Hybrigenics Services uses its databases to help clients identify and validate protein-interaction targets and find small molecules to inhibit them. The databases, which contain hundreds of thousands of interactions, provide a reference technology for comparing data and assigning confidence scores for interactions. “The data and our experience improves statistical scores for verification,” says Dr. Selig.

    The firm offers three types of services—Discover, Validate, and Inhibit. This grew out of the platform used by Hybrigenics Pharma, another division of Hybrigenics, to find new cancer drugs in-house. “Selling a core competency that we use for our own R&D pipeline is another guarantee of quality,” explains Dr. Selig.

    Discover uses ULTImate Y2H to find new targets. Validate is a set of tools to help researchers validate the functions of protein interactions in cells. Finally, Inhibit is a screening platform that looks for small molecules and other chemical compounds that block specific protein-protein interactions identified in the first two steps.

    Clients can get help from Hybrigenics Services at any stage of drug development. Nearly 90% of clients are working in the discovery stage, and most are seeking inhibitors for protein-protein interactions.

    “We have hundreds of thousands of compounds in our libraries,” reports Dr. Selig says, “and we always find inhibitors in our assays. We have mastered the protein-interaction technology and have customized assays that find small molecules.”

    About three years ago Hybrigenics Services teamed up with L’Oreal to discover new interactions among skin proteins. Small molecule inhibitors were identified through chemical screening to advance L’Oreal’s research into innovative cosmetics. L’Oreal provided hair and skin samples, and Hybrigenics Services built highly complex DNA libraries, then screened them for interactions using the ULTImate Y2H technology.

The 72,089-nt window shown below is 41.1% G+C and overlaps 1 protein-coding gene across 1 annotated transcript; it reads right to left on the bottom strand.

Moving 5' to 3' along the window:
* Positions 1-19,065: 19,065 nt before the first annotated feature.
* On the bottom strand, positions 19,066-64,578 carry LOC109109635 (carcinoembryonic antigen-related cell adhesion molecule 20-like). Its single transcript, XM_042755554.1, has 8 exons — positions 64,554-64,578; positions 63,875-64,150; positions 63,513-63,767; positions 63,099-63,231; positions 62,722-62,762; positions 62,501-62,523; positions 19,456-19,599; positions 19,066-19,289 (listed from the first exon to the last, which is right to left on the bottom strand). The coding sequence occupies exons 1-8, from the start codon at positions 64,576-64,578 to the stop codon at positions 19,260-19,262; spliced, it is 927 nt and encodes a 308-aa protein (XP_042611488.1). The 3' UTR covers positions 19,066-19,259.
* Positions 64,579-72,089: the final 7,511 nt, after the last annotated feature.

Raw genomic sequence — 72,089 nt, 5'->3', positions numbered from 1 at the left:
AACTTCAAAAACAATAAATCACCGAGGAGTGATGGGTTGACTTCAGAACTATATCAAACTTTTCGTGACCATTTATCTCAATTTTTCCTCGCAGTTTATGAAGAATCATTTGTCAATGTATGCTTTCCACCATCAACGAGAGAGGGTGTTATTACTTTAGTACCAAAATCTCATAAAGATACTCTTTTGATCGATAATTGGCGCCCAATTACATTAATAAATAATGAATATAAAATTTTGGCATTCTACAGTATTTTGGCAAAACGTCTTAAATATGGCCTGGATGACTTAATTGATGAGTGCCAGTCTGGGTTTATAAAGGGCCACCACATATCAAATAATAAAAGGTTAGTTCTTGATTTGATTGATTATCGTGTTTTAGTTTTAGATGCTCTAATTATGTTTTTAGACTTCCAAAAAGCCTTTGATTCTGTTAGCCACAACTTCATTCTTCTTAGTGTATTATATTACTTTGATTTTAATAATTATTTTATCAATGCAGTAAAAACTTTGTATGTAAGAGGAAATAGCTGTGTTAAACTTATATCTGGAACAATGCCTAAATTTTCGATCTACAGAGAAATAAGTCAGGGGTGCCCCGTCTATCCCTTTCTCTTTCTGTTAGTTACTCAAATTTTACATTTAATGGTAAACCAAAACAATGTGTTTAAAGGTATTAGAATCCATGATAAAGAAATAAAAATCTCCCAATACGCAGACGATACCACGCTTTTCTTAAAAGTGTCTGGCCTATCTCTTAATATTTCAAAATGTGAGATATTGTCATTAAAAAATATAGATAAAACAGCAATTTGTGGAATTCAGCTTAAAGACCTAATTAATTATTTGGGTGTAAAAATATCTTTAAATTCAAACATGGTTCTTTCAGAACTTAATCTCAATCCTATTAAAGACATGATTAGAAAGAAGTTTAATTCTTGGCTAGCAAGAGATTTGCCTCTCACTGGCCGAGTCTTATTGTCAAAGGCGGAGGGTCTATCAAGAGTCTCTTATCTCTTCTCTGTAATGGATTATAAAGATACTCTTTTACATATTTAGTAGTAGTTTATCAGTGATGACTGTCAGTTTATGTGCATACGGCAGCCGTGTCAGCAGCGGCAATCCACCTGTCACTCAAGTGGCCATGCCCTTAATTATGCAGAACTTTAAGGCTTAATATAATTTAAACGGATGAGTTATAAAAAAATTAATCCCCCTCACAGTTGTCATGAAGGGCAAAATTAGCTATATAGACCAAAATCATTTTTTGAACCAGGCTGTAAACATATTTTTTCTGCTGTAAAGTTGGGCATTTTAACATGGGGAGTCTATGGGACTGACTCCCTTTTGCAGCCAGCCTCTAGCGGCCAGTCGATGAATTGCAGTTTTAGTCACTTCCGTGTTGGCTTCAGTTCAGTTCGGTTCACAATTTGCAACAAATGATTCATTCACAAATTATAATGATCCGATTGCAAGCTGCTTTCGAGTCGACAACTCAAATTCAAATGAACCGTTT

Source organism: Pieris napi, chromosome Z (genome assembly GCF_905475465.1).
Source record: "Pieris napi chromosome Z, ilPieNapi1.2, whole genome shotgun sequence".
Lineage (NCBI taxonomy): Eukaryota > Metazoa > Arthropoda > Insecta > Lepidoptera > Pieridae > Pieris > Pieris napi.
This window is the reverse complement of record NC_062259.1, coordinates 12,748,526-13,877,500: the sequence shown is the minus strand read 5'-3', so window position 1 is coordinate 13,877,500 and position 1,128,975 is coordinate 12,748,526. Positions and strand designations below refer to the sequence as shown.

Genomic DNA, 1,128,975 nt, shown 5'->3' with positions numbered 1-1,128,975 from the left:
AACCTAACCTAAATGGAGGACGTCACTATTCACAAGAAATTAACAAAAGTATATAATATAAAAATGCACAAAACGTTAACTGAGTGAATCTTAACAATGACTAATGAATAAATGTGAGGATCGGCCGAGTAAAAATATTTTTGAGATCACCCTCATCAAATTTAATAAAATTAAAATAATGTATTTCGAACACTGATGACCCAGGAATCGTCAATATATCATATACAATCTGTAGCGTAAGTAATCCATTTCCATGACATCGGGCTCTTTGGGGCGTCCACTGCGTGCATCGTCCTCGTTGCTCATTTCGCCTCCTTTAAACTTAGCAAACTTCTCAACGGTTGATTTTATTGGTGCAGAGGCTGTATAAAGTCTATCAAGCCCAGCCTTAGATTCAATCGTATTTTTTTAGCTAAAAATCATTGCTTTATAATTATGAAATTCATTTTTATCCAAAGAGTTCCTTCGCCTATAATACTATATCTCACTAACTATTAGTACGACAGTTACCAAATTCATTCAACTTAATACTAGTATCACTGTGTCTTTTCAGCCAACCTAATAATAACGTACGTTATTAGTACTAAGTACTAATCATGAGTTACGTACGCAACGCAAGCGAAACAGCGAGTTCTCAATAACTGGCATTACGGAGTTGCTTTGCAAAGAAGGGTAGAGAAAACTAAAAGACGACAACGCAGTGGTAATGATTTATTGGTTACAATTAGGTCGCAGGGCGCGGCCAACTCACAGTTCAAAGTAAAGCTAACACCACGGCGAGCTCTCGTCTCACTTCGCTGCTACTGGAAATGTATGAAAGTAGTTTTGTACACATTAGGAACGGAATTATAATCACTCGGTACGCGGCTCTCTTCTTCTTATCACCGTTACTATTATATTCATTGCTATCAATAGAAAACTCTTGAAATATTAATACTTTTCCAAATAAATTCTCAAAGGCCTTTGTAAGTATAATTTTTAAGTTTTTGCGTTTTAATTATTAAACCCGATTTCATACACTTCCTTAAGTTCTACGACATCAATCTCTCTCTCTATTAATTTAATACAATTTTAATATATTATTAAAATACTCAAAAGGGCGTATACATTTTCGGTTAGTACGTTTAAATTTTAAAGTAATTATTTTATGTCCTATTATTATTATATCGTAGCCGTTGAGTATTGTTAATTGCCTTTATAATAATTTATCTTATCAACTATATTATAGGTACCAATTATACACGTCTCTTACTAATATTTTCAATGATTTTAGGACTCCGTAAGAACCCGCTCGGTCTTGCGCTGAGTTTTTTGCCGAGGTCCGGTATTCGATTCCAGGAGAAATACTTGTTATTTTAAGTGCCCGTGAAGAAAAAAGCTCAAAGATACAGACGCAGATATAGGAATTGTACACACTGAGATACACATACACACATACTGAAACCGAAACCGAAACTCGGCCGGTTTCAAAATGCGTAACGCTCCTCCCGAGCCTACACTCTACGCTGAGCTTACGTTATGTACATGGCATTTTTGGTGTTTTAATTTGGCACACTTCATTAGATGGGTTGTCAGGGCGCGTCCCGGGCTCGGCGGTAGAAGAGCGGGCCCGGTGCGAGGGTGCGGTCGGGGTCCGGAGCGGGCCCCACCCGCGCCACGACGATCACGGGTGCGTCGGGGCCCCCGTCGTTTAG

A new interaction between two skin proteins was detected. L’Oreal researchers are currently testing compounds from Hybrigenics’ chemical library, which appear capable of inhibiting the reaction, as starting materials to design novel cosmetics.

  • Internal Pipeline

    Hybrigenics Pharma concentrates on the development of new cancer drugs. The company licensed inecalcitol, an analog of vitamin D, for the treatment of prostate cancer in combination with existing therapeutics.

    “Vitamin D has been associated with cancer development for a long time,” Dr. Selig points out. Vitamin D treatment, however, produces spikes in blood calcium levels that can damage other organs. Inecalcitol is chemically designed to be more potent and less toxic than vitamin D. The analog is in Phase II trials for hormone-refractory prostate cancer in combination with Taxotere.

    An in-house discovery program focuses on ubiquitin-specific proteases, which were targets identified with the ULTImate Y2H platform. Ubiquitin-specific proteases prevent the degradation of cancer-promoting oncogenes. Hybrigenics Pharma is testing small molecule inhibitors of ubiquitin specific proteases to disrupt oncogenes. Some promising compounds are being tested in animal models.